Estrogen deficiency after menopause causes an increase in the rate of bone loss and a corresponding increase in the risk of fractures.1 Immediately after menopause, bone mass decreases by 3–5% per year, and even after age 65, bone mass can continue to decrease at a rate of 0.5–1% per year.2,3 Increased bone turnover is associated with increased bone loss and risk of fractures.4,5
Estrogen replacement therapy (ERT) reduces the rate of bone loss, maintains bone mass, and reduces the risk of hip fracture associated with reductions in bone mass after the menopause.6–8 Bone mineral density increased 5–10% over 2 years and the fracture rate decreased by 50% with the use of antiresorptive drugs such as estrogen.1
It is generally accepted that oral estrogen at a dose of 1 mg of estradiol (E2) or 0.625 mg of equine estrogen is needed to prevent postmenopausal bone loss.9–11 However, recent studies have indicated that lower doses of estrogen may be effective for maintaining bone mass.12,13 This study was done to investigate the efficacy of four doses of a 7-day transdermal 17β-E2 delivery system, including a dose of 0.025 mg/day, for the prevention of bone loss in postmenopausal women. The safety and efficacy of this product in the treatment of vasomotor symptoms have been reported previous.14
Materials & Methods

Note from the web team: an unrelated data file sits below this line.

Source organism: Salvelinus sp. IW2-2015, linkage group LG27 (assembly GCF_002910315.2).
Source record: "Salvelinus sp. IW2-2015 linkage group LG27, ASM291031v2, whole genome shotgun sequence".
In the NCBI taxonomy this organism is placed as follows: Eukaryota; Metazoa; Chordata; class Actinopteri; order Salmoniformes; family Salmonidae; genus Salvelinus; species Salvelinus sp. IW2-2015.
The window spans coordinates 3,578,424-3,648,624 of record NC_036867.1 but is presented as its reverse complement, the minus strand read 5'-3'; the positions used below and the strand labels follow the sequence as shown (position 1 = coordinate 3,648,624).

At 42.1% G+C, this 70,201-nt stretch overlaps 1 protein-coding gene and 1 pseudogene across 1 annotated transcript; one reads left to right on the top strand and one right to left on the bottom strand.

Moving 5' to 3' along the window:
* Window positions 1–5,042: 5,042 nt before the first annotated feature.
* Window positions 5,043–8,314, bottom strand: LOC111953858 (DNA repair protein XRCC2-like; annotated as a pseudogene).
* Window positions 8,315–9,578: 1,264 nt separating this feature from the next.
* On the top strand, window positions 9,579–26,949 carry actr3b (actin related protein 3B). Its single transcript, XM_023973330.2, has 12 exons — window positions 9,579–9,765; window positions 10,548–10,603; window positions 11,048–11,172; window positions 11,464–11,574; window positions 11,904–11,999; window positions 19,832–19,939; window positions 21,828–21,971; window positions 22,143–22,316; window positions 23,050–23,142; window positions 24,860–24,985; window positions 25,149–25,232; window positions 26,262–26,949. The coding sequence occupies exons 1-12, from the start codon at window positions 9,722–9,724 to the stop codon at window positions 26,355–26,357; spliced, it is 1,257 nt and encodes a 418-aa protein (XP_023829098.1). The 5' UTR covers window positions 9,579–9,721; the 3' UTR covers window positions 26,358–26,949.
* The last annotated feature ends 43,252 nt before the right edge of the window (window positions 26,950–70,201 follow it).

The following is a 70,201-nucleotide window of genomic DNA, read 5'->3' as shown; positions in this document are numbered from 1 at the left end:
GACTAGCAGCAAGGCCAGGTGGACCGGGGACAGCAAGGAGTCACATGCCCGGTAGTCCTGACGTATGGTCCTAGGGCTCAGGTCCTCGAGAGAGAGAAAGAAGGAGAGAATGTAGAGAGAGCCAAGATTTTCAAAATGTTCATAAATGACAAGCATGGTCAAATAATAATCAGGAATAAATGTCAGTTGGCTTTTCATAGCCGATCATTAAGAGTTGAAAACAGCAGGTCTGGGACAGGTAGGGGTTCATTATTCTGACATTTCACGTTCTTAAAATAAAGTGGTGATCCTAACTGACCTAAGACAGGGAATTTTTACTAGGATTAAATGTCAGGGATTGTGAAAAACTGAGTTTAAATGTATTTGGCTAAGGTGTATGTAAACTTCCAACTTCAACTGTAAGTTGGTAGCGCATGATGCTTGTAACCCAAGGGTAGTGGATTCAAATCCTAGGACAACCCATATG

We conducted a multicenter, double-masked, randomized, placebo-controlled study at ten centers in the United States. The study protocol was approved by an appropriate institutional review board. Each participant gave written informed consent before entry. Because subjects assigned to active treatment were to receive unopposed estrogen for 2 years, only women without uteri were eligible. Women who had undergone hysterectomies without oophorectomies were required to be at least 45 years old and have ovarian failure, as evidenced by vasomotor symptoms for at least 1–5 years before enrollment. Women who had also undergone oophorectomies had to be at least 40 years old and 4 weeks to 5 years postoophorectomy. All women were required to have a serum E2 concentration of at most 20 pg/mL, an FSH level of at least 50 U/L, and fasting serum concentrations of cholesterol of at most 300 mg/dL, triglycerides of at most 300 mg/dL, and glucose of at most 140 mg/dL. Baseline bone mineral density of L2–L4 measured by dual-energy x-ray absorptiometry (Lunar Corporation, Madison, WI or Hologic Inc., Waltham, MA) had to be at least 0.09 g/cm2 (Lunar) or at least 0.086 g/cm2 (Hologic).